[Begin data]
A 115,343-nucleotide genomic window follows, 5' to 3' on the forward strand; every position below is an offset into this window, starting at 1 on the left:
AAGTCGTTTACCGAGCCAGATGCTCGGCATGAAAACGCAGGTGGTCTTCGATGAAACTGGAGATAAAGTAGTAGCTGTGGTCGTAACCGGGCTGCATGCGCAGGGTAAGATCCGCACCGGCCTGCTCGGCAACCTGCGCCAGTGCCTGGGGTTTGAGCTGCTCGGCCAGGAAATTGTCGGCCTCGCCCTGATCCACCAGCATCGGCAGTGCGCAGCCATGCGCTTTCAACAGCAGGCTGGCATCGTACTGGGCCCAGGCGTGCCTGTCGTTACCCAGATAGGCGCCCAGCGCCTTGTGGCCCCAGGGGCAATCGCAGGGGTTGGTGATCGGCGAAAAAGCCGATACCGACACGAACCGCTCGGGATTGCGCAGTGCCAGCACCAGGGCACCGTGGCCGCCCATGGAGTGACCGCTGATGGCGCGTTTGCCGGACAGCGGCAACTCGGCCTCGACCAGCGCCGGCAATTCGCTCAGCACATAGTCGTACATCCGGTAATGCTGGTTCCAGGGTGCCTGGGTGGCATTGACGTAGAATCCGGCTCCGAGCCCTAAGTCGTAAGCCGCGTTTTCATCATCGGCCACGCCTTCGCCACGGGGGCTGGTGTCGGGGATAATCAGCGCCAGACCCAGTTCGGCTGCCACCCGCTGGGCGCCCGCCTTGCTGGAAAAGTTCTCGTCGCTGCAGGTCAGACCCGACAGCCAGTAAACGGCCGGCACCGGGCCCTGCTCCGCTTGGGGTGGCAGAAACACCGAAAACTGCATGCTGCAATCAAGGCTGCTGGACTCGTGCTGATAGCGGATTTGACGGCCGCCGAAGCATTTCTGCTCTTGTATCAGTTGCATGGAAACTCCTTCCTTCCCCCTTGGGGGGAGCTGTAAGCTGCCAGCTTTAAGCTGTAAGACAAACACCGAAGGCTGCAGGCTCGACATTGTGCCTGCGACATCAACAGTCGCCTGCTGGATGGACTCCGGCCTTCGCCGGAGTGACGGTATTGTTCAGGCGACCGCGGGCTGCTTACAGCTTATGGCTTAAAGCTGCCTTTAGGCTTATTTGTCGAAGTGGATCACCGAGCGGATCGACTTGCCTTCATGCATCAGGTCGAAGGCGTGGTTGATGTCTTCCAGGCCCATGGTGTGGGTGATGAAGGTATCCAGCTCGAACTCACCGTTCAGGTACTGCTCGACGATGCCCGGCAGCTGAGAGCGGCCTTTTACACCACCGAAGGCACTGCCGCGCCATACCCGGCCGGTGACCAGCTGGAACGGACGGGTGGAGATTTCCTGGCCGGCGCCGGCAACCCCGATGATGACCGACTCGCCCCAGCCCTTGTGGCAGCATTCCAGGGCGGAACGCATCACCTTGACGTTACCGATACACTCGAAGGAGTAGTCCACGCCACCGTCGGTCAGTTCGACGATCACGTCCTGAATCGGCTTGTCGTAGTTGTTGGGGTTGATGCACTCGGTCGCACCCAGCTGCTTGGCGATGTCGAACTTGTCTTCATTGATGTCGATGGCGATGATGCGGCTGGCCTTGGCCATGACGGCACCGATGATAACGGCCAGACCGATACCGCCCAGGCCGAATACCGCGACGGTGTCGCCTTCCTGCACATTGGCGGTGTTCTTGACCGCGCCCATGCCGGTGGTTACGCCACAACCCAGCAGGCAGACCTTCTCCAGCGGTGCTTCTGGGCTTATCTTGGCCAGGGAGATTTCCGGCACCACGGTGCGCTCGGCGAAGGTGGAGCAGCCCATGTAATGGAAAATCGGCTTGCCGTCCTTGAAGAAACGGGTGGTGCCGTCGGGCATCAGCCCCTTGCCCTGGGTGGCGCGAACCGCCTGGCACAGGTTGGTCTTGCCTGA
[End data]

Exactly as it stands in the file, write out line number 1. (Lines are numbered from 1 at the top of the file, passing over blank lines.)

A 115,343-nucleotide genomic window follows, 5' to 3' on the forward strand; every position below is an offset into this window, starting at 1 on the left: